Intellectually Disabled Student Wins Dorm Suit

A portrait of Micah Fialka-Feldman at Oakland University i i

Micah Fialka-Feldman attends Oakland University, one of many schools and community colleges that are setting up programs for students with Down syndrome. Courtesy Micah Fialka-Feldman hide caption

itoggle caption Courtesy Micah Fialka-Feldman
A portrait of Micah Fialka-Feldman at Oakland University

Micah Fialka-Feldman attends Oakland University, one of many schools and community colleges that are setting up programs for students with Down syndrome.

Courtesy Micah Fialka-Feldman

Here's one reason Micah Fialka-Feldman wants to live on his college campus, instead of remaining at home with his parents: To get to college in the morning, he takes the public bus near his home, then transfers to a second bus. The trip takes about two hours.

Fialka-Feldman, 24, attends classes at Oakland University, as part of a program for students like him, with intellectual disabilities. The campus is about 20 miles from where he lives with his parents in Huntington Woods, Mich.

A few years ago, Fialka-Feldman helped his younger sister Emma move into her dorm room when she went off to college at Mount Holyoke. It gave him another reason to want to live on campus: He thought he was missing out on an important part of college life. But his school said because he was in a special program and not a full-time student, he couldn't live on campus.

So Micah sued.

Early yesterday morning, his cell phone rang. It was his lawyer with the news: He had won. "I'm happy and I'm proud," say Fialka-Feldman.

A U.S. District Court judge in Michigan ruled that Oakland University had discriminated against Fialka-Feldman. The new school term starts Tuesday. And Fialka-Feldman says he hopes to move into his new dorm room by Sunday. He's got his computer, his radio and his bedding ready. He's got the posters he wants to put on the wall, including ones with quotes from civil rights leaders. One says: "A community that excludes one member is not a community at all."

To live on campus, he says, "means I would have the full college life and ... I could go to Friday night things in the dorm, like Friday night activities like a film night or like a basketball game and going out with friends."

His father, Rich Feldman, adds: "The judge's decision is a wonderful victory for Micah's dream to live in the dorm and a victory for so many other students and folks with cognitive disabilities. Now it's their right to be fully included in the college dormitory experience."

A spokesman for the university said officials there have not had time to evaluate the decision. The school can appeal.

It's pretty common these days for kids with intellectual disabilities like Down syndrome to go to their neighborhood schools and to be mainstreamed with all the other kids. And when these disabled students finish high school, they often want to go to college. In recent years, scores of community colleges and universities have opened special programs and invited students with intellectual disabilities to enroll. Oakland University has been a pioneer in opening up to these students. But the colleges can't always keep up with the rising expectations of disabled students and their parents.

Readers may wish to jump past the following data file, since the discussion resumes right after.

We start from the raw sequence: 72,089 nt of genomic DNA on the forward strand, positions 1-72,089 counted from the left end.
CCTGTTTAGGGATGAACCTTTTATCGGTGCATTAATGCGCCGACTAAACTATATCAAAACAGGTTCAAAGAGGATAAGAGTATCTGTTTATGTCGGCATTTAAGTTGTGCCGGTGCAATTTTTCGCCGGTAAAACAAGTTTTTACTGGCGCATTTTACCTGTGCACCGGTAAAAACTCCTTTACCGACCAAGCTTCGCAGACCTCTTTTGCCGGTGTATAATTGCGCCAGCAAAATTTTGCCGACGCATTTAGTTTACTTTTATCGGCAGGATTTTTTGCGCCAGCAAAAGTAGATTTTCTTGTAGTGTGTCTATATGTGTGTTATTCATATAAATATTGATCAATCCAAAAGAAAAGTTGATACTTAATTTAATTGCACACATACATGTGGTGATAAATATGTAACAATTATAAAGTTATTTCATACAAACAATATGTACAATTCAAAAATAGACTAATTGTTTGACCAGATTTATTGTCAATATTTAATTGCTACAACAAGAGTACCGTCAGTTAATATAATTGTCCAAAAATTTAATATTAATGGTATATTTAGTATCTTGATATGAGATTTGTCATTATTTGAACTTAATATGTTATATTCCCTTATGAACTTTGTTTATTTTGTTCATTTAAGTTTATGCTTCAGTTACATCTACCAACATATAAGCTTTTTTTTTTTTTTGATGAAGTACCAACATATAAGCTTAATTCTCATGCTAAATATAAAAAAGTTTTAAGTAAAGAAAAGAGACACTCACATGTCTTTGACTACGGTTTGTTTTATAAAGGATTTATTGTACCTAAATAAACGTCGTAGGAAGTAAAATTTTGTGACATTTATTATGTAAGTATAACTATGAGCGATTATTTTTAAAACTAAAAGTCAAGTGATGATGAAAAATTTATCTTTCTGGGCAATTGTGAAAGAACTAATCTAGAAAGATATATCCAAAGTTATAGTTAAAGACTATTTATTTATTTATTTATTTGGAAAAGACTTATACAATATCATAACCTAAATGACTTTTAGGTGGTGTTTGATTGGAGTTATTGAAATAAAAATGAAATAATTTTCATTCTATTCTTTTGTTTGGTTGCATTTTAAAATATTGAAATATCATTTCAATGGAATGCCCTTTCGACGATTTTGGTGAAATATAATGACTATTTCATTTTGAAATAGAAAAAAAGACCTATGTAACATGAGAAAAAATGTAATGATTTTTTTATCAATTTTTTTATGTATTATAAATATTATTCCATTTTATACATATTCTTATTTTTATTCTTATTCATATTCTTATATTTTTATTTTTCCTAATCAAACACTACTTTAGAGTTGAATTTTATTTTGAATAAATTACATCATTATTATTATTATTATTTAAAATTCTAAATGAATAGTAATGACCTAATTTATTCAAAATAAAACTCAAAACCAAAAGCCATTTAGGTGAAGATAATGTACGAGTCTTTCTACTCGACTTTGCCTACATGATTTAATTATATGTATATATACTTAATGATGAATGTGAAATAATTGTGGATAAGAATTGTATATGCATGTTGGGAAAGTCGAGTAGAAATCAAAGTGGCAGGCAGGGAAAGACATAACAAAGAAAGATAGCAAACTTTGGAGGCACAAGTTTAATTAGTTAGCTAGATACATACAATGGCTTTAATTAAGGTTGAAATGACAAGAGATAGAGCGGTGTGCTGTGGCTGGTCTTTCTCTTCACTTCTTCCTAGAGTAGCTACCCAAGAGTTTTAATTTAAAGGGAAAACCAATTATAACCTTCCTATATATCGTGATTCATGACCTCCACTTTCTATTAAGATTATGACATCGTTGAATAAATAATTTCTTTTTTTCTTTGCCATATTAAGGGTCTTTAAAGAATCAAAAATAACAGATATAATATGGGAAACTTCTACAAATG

Fialka-Feldman takes regular classes, and students act as tutors to help him follow along in class and keep up with his homework.

He has taken classes at Oakland since 2003 and the new term will be his last on campus. "I'm taking a class on public speaking. And a class on persuasion," he says.

He's already been pretty good at persuasion. In the course of fighting this case, he has spoken twice to the school's board of trustees, and he pressed his case in court. The university's study government voted to support Fialka-Feldman's right to live on campus, and the student body president, Kristin Dayag, was at his side at his court hearing earlier this month.

"Micah has really found his voice," says his mother, Janice Fialka. She remembers when Micah was 2 or 3, and still didn't speak. "I remember vividly asking the speech therapist, do you think that Micah will ever talk. And she hesitated. And that hesitation, which was probably only four seconds, felt like a lifetime," says Fialka, a social worker who now is a speaker on disability issues. "And basically she was saying, 'We don't know.' And now he's speaking in front of all kinds of people. So this is quite a journey of surprise, and the importance of believing that every person has a gift and should be supported in their dreams."

A generation ago, parents couldn't dream for their kids with disabilities. Before the 1975 special education law, public schools weren't even required to teach them — and about 1 million then didn't get any education at all.

Even today, lots of these kids aren't capable of going to college — and for many of them the future remains bleak.

But Paul Marchand, with the advocacy group The Arc, says parents now have higher expectations. "Parents want the best for their kids. They want their kids to get a job; they want their kids to be as independent as possible. They want society to accept them. They want their kids to be as typical as all the other kids of their age, including going to a college."

Last year, Congress passed legislation that for the first time makes it possible for people with intellectual disabilities to get federal college loans — even if they're not in a full-time program.

Comments

 

Please keep your community civil. All comments must follow the NPR.org Community rules and terms of use, and will be moderated prior to posting. NPR reserves the right to use the comments we receive, in whole or in part, and to use the commenter's name and location, in any medium. See also the Terms of Use, Privacy Policy and Community FAQ.